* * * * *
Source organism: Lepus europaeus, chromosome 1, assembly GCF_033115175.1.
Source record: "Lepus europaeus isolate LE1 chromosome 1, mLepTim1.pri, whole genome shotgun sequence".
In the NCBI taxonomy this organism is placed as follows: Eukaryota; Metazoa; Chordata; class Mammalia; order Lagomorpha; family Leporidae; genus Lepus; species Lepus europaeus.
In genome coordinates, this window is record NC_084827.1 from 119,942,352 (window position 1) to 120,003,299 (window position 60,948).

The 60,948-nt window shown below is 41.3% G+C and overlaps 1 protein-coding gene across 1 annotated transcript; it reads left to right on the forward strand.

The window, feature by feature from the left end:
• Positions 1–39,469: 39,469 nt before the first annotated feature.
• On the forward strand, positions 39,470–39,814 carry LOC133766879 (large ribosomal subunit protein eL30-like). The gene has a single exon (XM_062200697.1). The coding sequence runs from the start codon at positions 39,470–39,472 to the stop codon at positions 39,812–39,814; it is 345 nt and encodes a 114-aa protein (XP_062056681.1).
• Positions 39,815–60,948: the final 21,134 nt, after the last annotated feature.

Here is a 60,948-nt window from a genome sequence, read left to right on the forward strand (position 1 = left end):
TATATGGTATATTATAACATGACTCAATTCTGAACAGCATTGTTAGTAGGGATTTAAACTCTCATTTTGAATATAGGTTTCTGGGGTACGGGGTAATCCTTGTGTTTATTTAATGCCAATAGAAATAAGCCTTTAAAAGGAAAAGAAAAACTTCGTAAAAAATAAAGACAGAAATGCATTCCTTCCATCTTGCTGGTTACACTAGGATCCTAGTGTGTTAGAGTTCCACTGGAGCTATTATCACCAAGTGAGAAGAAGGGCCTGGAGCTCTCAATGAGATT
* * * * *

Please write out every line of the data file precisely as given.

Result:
Source organism: Lepus europaeus, chromosome 1, assembly GCF_033115175.1.
Source record: "Lepus europaeus isolate LE1 chromosome 1, mLepTim1.pri, whole genome shotgun sequence".
In the NCBI taxonomy this organism is placed as follows: Eukaryota; Metazoa; Chordata; class Mammalia; order Lagomorpha; family Leporidae; genus Lepus; species Lepus europaeus.
In genome coordinates, this window is record NC_084827.1 from 119,942,352 (window position 1) to 120,003,299 (window position 60,948).

The 60,948-nt window shown below is 41.3% G+C and overlaps 1 protein-coding gene across 1 annotated transcript; it reads left to right on the forward strand.

The window, feature by feature from the left end:
• Positions 1–39,469: 39,469 nt before the first annotated feature.
• On the forward strand, positions 39,470–39,814 carry LOC133766879 (large ribosomal subunit protein eL30-like). The gene has a single exon (XM_062200697.1). The coding sequence runs from the start codon at positions 39,470–39,472 to the stop codon at positions 39,812–39,814; it is 345 nt and encodes a 114-aa protein (XP_062056681.1).
• Positions 39,815–60,948: the final 21,134 nt, after the last annotated feature.

Here is a 60,948-nt window from a genome sequence, read left to right on the forward strand (position 1 = left end):
TATATGGTATATTATAACATGACTCAATTCTGAACAGCATTGTTAGTAGGGATTTAAACTCTCATTTTGAATATAGGTTTCTGGGGTACGGGGTAATCCTTGTGTTTATTTAATGCCAATAGAAATAAGCCTTTAAAAGGAAAAGAAAAACTTCGTAAAAAATAAAGACAGAAATGCATTCCTTCCATCTTGCTGGTTACACTAGGATCCTAGTGTGTTAGAGTTCCACTGGAGCTATTATCACCAAGTGAGAAGAAGGGCCTGGAGCTCTCAATGAGATT